Weddings and baptisms never take place during Lent (Ash Wednesday until Easter Sunday) unless it is an emergency, even to this day in the Roman Catholic Church, even in the USA.   In Italy, May and August are also avoided because the month of May is the veneration of the Virgin Mary, and August is thought to be bad luck. Yes, by now you are starting to learn how superstitious the Italians, more particularly the Sicilians are.  The oddest thing is, that they are also very devout Catholics, and Catholics are not supposed to believe in superstition. Additionally, the groom is supposed to carry a piece of iron in his pocket (Toc Ferro) to ward off the evil eye (mal'occhio), the reasoning being that his happiness might invoke envy and invite danger from other people and/or evil spirits.  The bride wears a veil to conceal her from these same evil spirits.

The bride never wears any gold jewelry, it is thought to bring bad luck, until, of course, the her wedding ring is on.  

And, it can't all be about avoiding bad luck, sometimes you have to go with a sure thing, like getting married on a Sunday, that is the luckiest day of the week.  (Especially for those attending, because now they don't have to go to church two days in the same week, they can get it done all in one day).  But that is more of an American thing, Americans (not all) often find going to church an inconvenience, and as a child, I often argued that since I was at a Saturday wedding, I did not have to go to church again on Sunday.  Italians take pride and joy in attending church on a Sunday.   

Wedding Favors
One thing I remember from my childhood, and sometimes I still see today, were those sugar-coated almonds in plastic mesh bags which are called bomboniera. This symbolizes the "bitter-sweet" sacrament of marriage.  As always, odd numbers are luckier (in anything and everything) to the Italians, so there should always be an odd number of these candies. Also, when you serve your sambuca with coffee beans, 3 is traditional, again, always an odd number.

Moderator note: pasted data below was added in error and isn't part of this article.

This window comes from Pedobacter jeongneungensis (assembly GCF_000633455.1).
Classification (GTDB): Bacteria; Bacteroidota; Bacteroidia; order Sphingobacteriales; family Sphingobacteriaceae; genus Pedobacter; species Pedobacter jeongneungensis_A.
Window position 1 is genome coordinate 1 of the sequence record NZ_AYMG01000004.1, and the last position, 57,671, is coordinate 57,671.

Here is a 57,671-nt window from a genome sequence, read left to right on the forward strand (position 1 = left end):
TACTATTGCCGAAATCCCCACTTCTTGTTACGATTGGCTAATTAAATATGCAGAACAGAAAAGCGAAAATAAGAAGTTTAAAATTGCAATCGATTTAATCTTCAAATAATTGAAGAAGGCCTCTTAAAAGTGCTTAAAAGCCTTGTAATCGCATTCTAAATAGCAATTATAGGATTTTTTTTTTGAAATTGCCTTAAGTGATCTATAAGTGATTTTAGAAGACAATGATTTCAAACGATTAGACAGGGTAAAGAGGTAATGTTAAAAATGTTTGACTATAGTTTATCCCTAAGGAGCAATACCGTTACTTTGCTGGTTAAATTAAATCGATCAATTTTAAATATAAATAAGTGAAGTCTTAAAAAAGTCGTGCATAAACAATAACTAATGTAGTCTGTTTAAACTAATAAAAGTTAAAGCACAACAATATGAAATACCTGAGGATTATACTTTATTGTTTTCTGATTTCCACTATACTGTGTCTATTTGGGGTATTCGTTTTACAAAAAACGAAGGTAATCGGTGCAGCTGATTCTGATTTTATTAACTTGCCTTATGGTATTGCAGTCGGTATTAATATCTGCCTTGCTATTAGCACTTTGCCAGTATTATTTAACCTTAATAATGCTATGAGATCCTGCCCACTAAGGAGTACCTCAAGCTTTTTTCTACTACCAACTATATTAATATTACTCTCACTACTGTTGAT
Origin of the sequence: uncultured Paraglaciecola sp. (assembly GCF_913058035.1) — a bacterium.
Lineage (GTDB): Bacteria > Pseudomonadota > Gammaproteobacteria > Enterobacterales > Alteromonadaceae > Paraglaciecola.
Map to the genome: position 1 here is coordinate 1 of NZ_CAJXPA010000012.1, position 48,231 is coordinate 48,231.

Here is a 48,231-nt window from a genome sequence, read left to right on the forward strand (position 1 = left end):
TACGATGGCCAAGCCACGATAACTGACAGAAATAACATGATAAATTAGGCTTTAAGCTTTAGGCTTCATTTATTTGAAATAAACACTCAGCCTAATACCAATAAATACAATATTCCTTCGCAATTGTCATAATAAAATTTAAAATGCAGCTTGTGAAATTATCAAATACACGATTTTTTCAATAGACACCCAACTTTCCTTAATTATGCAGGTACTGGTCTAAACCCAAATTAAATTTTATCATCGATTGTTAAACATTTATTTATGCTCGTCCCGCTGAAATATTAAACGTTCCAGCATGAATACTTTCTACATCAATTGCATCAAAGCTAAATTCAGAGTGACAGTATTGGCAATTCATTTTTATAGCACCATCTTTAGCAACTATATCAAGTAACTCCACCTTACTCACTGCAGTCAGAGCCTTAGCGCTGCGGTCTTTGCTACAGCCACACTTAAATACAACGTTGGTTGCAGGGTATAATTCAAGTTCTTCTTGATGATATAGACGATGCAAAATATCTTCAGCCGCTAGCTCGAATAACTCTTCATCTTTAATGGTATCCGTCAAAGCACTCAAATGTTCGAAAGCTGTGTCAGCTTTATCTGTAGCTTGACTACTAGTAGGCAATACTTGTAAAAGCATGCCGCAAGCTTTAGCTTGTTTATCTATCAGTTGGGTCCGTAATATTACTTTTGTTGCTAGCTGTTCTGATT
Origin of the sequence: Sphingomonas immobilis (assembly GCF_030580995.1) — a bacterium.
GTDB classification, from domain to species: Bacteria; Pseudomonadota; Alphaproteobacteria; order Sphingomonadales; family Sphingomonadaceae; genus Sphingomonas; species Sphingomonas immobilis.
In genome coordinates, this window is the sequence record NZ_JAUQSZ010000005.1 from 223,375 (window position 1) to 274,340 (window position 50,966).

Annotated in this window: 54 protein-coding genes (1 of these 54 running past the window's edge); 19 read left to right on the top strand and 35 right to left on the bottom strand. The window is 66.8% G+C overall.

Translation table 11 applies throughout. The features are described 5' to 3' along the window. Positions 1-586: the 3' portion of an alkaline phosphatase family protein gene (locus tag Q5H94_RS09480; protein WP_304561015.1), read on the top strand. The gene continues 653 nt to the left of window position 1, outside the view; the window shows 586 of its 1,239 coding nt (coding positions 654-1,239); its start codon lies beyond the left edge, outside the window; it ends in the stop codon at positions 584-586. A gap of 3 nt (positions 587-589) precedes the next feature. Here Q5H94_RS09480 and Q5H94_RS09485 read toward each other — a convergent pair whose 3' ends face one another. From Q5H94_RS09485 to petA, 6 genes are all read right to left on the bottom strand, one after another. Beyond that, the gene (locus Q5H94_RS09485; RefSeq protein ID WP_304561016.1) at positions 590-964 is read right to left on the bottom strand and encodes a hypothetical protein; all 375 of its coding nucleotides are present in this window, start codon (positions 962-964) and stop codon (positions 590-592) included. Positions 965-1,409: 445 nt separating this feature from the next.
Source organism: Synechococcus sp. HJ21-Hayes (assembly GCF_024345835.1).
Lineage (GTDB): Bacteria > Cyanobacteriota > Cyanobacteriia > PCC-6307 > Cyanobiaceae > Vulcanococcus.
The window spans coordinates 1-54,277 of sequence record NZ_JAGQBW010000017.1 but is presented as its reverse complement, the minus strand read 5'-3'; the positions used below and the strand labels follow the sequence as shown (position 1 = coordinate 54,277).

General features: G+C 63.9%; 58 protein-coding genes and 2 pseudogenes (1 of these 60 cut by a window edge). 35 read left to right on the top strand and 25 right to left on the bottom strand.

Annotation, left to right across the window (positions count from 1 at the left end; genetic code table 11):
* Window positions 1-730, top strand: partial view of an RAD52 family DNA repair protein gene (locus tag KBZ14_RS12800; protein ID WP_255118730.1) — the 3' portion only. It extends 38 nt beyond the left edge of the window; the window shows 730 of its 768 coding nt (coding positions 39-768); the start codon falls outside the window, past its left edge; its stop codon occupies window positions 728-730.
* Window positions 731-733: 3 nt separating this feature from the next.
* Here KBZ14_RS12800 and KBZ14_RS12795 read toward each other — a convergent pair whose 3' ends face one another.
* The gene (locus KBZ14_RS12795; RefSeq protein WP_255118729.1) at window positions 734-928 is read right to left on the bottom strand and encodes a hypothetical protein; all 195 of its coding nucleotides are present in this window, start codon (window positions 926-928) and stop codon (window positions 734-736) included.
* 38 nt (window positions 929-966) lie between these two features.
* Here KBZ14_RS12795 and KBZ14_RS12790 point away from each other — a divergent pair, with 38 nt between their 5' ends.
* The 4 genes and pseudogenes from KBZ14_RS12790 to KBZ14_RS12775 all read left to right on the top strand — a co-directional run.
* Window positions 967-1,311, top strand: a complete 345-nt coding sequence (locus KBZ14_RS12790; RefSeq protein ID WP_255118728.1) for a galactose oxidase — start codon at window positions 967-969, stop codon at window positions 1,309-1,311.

The Reception
One little known tradition, and more common in southern regions of Italy, the couple throws glass, shattering it into as many pieces as they can at the end of their wedding day. The more pieces it shatters in, that represents how many years of marriage they will have together.

Even before any food is served, the best man greets the guests at the reception with a tray of liquor, sweet liquors for the women, strong drinks.  This is used in place of champagne to toast the newlywed couple. "Cent Anni" literally means "100-years" as if to say, 100 years of live, love and happiness.  

Like today, the bride carries a satin bag called la borsa.  Guests place envelopes containing money to help pay for the wedding.  It is common, like in the United States, for the bride's family to pay for the wedding.

Food, naturally, is what takes place now.  Dinners containing more than a dozen courses are served, many symbolizing specific foods for good luck.  One common "starter" is the Wedding Soup, which is actually chicken soup with miniature meatballs.  Espresso and pastries are served after the dinner, and of course, once everyone has had enough to eat and drink the Tarantella dance!

The Honeymoon
You never have to travel far to have an exotic honeymoon in Italy.  You have the Islands breathtaking Islands of Capri, Sicily, Sardinia and of course some of the most beautiful cities in the world on the mainland! 

Required Reading for Italian-Americans...